An extension of the standard back-propagation algorithm is the back-propagation-through-time (BPTT) algorithm, for training a recurrent network and derived by unfolding the temporal operation of the network into a layered feedforward network and the topology of which grows by one layer at every time step.

Real time recurrent learning:

Another learning algorithm referred to as real-time recurrent learning (RTRL). Here adjustments are made to the synaptic weights of a fully connected recurrent network in real time, that is, while the network continues to perform its signal processing function.

Kalman filter:

Features of Kalman filters include:

i)The theory is formulated in terms of state-space concepts, providing efficient utilization of the information contained in the input data.

ii) Estimation of the state is computed recursively; that is, each updated estimate of the state is computed from the previous estimate and the data currently available, so only the previous estimate requires storage.

Decoupled Kalman filter-

Our primary interest in the Kalman filter is to exploit its unique properties to perform the supervised training of a recurrent network. The important issue is how to proceed with this approach in a computationally feasible manner without compromising the application of Kalman filter theory. The answer is using a decoupled form of the extended Kalman filter, in which the computational complexity is made to suit the requirements of a particular application and of available computational resources.

 Recurrent networks vanishing gradients:

The vanishing gradients problem, pertains to the training of the network to produce a desired response at the current time that depends on input data in the distant past. Vanishing gradients problem makes the learning of long term dependencies in gradient-based training algorithms difficult if not virtually impossible in certain cases. A recurrent network be able to store state information for an arbitrary duration and to do so in the presence of noise. Information latching is the long-term storage of definite bits of information in the state variables of the recurrent network.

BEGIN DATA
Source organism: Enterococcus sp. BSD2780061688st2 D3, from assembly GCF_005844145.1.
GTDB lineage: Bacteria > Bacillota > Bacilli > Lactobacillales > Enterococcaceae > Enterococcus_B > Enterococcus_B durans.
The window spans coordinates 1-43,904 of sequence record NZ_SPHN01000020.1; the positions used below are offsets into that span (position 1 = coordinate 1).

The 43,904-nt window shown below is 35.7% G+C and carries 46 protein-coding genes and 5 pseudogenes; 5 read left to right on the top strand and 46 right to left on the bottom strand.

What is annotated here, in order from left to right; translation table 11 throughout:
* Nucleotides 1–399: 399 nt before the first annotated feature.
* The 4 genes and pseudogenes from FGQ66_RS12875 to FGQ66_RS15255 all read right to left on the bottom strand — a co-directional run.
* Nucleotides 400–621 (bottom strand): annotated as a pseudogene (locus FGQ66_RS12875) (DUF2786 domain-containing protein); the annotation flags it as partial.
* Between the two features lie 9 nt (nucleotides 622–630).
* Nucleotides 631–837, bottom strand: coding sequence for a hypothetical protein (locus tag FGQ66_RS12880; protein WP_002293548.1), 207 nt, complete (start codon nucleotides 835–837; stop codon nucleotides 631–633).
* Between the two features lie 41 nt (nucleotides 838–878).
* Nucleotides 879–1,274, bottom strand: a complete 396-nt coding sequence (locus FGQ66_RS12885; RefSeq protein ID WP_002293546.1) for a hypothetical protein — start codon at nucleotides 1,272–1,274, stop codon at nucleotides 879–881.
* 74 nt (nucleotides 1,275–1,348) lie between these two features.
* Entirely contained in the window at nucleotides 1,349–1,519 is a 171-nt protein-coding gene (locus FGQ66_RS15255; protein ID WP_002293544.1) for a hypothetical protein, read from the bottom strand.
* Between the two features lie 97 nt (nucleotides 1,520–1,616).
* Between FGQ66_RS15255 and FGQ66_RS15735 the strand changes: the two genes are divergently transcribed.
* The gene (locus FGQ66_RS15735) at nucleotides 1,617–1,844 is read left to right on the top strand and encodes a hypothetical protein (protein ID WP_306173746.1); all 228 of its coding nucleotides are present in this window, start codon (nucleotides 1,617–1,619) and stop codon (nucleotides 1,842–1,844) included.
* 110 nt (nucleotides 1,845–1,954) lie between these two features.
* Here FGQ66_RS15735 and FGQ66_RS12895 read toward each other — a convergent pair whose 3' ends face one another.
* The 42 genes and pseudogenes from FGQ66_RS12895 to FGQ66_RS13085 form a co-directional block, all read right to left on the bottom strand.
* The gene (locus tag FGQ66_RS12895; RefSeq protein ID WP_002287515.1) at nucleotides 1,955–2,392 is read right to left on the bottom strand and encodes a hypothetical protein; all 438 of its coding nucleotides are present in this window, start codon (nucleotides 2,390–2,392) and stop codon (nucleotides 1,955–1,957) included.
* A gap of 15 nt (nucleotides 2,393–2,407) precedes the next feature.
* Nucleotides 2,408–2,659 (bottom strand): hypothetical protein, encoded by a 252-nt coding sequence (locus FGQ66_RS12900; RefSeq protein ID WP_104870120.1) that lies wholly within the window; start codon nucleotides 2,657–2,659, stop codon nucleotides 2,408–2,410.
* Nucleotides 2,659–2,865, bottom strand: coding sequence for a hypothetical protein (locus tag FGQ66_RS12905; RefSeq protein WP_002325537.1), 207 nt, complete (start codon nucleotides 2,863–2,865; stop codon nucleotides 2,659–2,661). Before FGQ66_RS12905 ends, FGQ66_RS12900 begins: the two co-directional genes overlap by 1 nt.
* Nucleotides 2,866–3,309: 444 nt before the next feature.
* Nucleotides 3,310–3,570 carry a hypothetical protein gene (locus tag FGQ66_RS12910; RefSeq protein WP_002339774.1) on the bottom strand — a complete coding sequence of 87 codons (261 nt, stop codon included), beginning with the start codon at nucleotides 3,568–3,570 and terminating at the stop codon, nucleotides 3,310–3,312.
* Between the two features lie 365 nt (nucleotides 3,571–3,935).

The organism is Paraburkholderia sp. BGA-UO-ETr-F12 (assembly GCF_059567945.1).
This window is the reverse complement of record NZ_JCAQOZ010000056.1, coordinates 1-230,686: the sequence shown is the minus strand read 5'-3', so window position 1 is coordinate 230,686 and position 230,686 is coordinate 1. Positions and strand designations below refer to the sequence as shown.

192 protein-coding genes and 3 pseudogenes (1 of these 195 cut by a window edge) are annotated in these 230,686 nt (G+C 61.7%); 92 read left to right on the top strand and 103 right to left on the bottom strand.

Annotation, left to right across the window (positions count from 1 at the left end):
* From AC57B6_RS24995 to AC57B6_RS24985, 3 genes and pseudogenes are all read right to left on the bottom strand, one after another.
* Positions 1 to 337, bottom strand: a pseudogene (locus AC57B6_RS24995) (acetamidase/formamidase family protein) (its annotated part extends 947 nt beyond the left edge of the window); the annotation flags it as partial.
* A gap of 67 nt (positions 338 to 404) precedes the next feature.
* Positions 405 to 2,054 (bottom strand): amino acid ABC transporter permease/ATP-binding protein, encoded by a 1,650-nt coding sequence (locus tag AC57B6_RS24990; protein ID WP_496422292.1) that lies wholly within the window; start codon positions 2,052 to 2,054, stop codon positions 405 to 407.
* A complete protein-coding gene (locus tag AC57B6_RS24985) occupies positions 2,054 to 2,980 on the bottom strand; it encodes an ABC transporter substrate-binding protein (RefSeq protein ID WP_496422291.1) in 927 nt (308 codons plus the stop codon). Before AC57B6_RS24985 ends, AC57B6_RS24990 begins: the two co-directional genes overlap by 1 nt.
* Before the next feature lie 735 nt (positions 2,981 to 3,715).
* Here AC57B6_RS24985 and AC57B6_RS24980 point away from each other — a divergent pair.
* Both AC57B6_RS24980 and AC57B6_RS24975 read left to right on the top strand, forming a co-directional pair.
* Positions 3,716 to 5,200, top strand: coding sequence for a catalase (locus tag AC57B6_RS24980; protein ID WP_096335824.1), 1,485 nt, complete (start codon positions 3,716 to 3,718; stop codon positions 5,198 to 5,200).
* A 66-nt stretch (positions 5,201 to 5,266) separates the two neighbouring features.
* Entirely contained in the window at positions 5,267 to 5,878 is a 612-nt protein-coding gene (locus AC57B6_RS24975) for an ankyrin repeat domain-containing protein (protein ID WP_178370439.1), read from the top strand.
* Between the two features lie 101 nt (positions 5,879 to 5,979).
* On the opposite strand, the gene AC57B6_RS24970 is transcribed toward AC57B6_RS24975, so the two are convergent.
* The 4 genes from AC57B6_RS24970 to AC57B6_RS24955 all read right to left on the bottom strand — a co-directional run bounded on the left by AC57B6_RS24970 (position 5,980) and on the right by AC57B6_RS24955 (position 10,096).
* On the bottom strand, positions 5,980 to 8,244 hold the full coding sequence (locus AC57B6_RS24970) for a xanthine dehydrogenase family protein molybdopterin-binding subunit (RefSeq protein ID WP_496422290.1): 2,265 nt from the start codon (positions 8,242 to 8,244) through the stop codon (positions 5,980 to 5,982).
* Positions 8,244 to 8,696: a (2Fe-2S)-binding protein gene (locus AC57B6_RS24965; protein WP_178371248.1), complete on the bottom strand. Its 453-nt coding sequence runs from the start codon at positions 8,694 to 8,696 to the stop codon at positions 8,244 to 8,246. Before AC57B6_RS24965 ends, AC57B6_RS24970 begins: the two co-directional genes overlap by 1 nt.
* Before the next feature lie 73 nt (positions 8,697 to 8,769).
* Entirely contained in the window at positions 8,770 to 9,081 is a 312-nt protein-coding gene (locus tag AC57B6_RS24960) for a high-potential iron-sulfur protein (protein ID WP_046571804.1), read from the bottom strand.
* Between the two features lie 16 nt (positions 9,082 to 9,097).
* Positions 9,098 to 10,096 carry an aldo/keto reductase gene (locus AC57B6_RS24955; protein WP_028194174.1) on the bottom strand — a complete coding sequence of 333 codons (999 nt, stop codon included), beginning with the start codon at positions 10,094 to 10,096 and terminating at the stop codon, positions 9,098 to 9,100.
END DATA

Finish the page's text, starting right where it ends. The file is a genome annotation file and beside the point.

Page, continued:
System identification:

System identification is the experimental approach to the modeling of a process or a plant of unknown parameters. It involves the following steps: experimental planning, the selection of a parameter estimation, model validation and model structure. The procedure of system identification is iterative in nature.

Model reference adaptive control:

A control strategy well suited for the use of neural networks is the model reference adaptive control (MRAC), where the implicit assumption is that the designer is sufficiently familiar with the system under consideration. I In such system, adaptivity is used to account for the fact that the dynamics of the plant are unknown.The controller and the plant form a closed loop feedback system, thereby constituting an externally recurrent network.

Related Questions and Answers:

 Q1. What are the architectural layout of a recurrent network?

Ans- The architectural layout of a recurrent network are as follows- Input-Output Recurrent Model, State-Space Model, Recurrent Multilayer Perceptron, Second-Order Network.

 Q2. Define state of a dynamical system.

Ans- The state of a dynamical system is formally defined as a set of quantities that summarizes all the information about the past behavior of the system that is needed to uniquely describe its future behavior, except for the purely external effects arising from the applied input (excitation).

 Q3. What are the two modes of training a recurrent network?

Ans- Two modes of training a recurrent network are- Epochwise training, Continuous training.

 Q4. Write the uses of recurrent networks.

Ans- Two functional uses of recurrent networks are-

i)Associative memories

ii) Input-output mapping networks

Readers can give their suggestions / feedbacks in the given below comment section to improve the article.